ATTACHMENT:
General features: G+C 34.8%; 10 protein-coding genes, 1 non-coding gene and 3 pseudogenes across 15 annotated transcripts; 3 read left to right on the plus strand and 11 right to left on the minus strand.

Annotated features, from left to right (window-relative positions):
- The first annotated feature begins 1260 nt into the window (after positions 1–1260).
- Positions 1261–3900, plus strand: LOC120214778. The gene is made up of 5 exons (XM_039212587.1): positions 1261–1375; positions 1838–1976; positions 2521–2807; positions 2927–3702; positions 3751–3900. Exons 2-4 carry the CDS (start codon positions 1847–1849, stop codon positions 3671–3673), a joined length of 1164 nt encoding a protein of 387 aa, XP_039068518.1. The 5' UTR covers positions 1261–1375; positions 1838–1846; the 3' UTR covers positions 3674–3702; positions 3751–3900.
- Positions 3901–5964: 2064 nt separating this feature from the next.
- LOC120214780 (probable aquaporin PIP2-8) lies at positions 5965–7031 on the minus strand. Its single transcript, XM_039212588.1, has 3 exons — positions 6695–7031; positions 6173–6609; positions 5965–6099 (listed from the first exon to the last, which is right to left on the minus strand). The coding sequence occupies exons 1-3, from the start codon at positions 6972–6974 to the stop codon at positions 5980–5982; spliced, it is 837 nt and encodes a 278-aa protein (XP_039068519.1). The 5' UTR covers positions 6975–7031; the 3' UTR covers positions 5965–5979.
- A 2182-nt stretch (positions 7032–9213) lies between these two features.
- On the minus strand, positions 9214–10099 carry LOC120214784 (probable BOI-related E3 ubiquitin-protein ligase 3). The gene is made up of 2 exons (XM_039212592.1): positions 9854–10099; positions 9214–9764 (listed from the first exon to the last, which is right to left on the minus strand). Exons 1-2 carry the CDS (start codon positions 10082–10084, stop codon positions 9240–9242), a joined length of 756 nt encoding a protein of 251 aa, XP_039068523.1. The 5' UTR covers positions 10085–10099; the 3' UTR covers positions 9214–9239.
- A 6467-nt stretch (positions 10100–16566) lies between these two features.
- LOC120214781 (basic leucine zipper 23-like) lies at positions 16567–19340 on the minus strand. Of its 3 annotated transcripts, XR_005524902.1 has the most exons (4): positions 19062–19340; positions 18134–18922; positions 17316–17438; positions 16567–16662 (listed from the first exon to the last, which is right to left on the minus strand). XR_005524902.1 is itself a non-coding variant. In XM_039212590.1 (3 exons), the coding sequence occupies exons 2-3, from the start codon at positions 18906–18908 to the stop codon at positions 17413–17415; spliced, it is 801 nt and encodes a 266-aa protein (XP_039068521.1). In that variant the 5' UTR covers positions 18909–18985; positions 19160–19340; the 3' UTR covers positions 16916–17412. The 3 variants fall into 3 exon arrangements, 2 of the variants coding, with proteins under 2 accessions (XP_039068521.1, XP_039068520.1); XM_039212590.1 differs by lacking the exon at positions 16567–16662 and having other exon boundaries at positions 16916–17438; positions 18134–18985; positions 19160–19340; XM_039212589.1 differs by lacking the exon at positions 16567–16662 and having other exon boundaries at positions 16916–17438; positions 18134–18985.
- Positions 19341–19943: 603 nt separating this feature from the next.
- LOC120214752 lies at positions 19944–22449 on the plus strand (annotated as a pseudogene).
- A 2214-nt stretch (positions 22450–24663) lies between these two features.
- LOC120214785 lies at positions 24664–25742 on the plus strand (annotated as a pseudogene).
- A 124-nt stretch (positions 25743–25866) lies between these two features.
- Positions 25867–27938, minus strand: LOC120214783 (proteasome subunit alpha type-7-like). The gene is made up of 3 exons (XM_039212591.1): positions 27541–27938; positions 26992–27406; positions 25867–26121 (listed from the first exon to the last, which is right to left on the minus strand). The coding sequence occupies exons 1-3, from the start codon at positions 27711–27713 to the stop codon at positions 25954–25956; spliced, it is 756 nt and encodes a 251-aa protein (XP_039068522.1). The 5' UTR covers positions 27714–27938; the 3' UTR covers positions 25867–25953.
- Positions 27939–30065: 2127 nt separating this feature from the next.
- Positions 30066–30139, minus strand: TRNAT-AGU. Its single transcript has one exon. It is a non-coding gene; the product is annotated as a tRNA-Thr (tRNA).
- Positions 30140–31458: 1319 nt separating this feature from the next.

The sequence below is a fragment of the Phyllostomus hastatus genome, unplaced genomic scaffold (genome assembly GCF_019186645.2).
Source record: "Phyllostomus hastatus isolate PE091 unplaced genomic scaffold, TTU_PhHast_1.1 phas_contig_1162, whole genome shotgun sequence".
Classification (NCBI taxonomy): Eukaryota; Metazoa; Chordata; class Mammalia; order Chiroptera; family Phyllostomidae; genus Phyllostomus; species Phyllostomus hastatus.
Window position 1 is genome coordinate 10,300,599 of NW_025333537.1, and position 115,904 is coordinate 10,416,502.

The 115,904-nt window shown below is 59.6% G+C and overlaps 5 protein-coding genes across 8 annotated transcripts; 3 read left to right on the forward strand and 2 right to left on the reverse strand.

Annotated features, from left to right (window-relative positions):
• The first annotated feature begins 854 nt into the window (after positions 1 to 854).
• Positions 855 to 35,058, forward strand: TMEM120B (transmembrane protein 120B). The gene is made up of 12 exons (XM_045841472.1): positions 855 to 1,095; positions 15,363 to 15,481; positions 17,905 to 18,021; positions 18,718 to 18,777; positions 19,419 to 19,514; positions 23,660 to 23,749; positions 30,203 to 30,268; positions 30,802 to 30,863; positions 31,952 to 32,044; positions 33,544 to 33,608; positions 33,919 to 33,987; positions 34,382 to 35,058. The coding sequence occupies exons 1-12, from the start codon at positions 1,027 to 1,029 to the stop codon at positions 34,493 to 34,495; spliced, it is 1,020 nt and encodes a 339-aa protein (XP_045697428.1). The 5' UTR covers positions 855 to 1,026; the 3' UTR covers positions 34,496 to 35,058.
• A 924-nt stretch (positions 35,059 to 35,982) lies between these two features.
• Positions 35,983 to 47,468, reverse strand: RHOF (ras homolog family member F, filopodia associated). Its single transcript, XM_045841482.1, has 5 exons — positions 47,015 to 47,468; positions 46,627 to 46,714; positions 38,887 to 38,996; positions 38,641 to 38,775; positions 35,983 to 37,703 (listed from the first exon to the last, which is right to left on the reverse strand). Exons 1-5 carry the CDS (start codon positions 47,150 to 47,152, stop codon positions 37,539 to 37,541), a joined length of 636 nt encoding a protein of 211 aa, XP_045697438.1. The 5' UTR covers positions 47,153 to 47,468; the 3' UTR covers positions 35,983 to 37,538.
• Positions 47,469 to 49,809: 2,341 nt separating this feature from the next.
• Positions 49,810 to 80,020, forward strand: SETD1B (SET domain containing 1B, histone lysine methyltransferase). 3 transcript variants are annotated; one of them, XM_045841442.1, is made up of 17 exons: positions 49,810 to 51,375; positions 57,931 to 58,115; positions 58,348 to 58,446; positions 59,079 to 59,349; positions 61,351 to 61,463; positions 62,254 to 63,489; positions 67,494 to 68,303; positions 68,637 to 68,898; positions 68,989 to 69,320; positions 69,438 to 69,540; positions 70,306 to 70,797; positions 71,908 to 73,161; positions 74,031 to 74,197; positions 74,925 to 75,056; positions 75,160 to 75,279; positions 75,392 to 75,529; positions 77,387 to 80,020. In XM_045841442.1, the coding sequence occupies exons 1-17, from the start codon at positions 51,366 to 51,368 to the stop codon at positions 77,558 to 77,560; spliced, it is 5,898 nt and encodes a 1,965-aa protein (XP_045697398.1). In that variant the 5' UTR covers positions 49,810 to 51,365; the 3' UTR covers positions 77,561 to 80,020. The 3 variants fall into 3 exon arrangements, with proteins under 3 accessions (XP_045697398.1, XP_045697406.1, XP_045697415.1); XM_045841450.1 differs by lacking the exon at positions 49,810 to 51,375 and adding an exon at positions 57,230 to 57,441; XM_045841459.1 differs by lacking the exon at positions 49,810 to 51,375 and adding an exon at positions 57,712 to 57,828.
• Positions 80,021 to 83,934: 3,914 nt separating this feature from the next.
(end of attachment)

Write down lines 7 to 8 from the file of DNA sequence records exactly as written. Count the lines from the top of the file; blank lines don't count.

- A 2182-nt stretch (positions 7032–9213) lies between these two features.
- On the minus strand, positions 9214–10099 carry LOC120214784 (probable BOI-related E3 ubiquitin-protein ligase 3). The gene is made up of 2 exons (XM_039212592.1): positions 9854–10099; positions 9214–9764 (listed from the first exon to the last, which is right to left on the minus strand). Exons 1-2 carry the CDS (start codon positions 10082–10084, stop codon positions 9240–9242), a joined length of 756 nt encoding a protein of 251 aa, XP_039068523.1. The 5' UTR covers positions 10085–10099; the 3' UTR covers positions 9214–9239.